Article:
HANOVER, Md. — To avoid producing vaccines that treat the wrong strains during flu season, the FDA should consider deferring some of its selections as well as other changes to the vaccine composition, according to a study by two decision analysts published in a journal of the Institute for Operations Research and the Management Sciences (INFORMS®).
The study, “Repeated Commit-or-Defer Decisions with a Deadline: The Influenza Vaccine Composition” was conducted by Laura J. Kornish of the University of Colorado and Ralph L. Keeney of Duke University. It appears in the current issue of Operations Research.
The researchers seek to help reduce the chances of problems like those seen in the 2007-2008 flu season, when two of the three vaccines prepared early in the year for millions of Americans failed to treat the flu strains that actually emerged at the height of flu season.
“There are two key takeaways from this research,” says Kornish. “First, that the FDA should be willing to consider deferring a decision about which strains to include if early, conclusive evidence isn’t available. This would mean accepting the proposition that identifying the right strain is worth waiting for, even if the supply produced won’t be sufficient. It may be better to have some of the right vaccine than a lot of the wrong vaccine.
Kornish continues, “Second, the FDA should reexamine its commitment to the rigid structure of the vaccine, with exactly one strain from each of three categories. For example, if there’s agreement on choosing two of the strains and disagreement about which strain to pick for the third, why not include four?”
A key problem addressed by the researchers is how to deal with uncertainty in the process of choosing the flu strains for the vaccine. Every February, the FDA examines early evidence about flu strains circulating and selects three strains so that manufacture can begin and sufficient flu vaccine is available in the fall. By the time that production normally begins, though, it may not yet be clear which flu strain will be most menacing in October. This bind leaves officials to trade off between picking early, which may mean that there are sufficient supplies of vaccines whose effectiveness is limited; and picking late, leading to vaccine supplies that are insufficient to treat the needed population.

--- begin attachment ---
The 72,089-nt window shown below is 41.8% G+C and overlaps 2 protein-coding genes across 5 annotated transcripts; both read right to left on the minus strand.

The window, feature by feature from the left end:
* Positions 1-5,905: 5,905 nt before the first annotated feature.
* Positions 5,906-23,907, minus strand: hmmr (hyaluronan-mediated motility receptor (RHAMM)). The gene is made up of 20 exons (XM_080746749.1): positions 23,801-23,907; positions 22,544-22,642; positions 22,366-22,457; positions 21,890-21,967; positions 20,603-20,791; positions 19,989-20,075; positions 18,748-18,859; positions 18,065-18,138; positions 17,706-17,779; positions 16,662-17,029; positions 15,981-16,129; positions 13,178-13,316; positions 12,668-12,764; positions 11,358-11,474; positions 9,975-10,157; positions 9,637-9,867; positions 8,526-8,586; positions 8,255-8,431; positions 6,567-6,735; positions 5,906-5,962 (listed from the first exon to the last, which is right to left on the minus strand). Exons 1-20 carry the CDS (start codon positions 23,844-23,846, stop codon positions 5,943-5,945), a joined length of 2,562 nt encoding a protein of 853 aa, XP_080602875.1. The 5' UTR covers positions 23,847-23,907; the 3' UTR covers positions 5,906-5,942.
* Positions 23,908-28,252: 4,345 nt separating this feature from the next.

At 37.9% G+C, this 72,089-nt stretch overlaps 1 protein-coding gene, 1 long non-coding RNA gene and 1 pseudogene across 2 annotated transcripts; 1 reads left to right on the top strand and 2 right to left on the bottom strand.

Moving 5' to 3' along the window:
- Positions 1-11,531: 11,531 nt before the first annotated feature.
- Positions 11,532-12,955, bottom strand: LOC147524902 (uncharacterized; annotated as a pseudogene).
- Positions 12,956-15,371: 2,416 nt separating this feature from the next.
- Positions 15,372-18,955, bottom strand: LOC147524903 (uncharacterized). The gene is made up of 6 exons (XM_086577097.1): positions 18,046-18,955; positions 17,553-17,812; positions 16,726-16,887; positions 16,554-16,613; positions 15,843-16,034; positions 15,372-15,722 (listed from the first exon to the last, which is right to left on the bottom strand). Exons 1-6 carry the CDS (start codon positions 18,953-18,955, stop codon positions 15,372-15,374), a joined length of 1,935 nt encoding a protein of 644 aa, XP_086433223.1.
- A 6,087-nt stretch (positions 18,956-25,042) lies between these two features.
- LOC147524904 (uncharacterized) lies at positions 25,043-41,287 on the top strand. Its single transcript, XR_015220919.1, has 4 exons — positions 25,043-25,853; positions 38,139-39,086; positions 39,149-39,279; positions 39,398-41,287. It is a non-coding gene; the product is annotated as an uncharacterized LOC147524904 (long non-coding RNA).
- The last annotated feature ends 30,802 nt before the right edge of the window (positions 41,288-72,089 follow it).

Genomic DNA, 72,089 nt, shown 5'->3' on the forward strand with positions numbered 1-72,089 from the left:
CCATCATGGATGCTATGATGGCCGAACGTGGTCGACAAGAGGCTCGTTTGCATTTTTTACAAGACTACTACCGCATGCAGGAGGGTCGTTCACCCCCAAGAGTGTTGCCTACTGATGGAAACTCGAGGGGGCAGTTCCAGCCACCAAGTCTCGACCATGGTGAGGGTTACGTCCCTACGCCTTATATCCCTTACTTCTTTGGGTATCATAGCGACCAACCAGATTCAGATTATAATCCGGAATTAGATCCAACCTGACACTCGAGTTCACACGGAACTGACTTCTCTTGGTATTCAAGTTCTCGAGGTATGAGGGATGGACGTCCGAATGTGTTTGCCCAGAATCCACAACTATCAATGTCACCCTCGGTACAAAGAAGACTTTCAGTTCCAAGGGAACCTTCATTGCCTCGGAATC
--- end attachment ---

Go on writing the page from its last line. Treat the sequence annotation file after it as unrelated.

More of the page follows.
The decision to defer production on one or more of the strains makes sense, says Kornish, when there’s current uncertainty but confidence that more time will lead to more useful information.
For public officials, the authors acknowledge, deferring a decision brings pressure that may increase if additional information doesn’t arrive and they stick with an early proposal after sacrificing time that might have gone to vaccine production.
The authors developed their mathematical model to describe the repeated nature of the decision over time. It allows decision makers to make what-if analyses of vaccine production rates, severity of the flu, and effectiveness of the vaccines. Numerous sensitivity analyses of assumptions and parameters in the model provide insights for improved communication among those responsible for selecting the vaccines.
The problem resembles one faced by companies that market perishable products and products with limited seasons: when new products are developed specifically for an upcoming retail season, producers balance time spent deliberating about the best product with time spent producing the inventory.
Source: Institute for Operations Research and the Management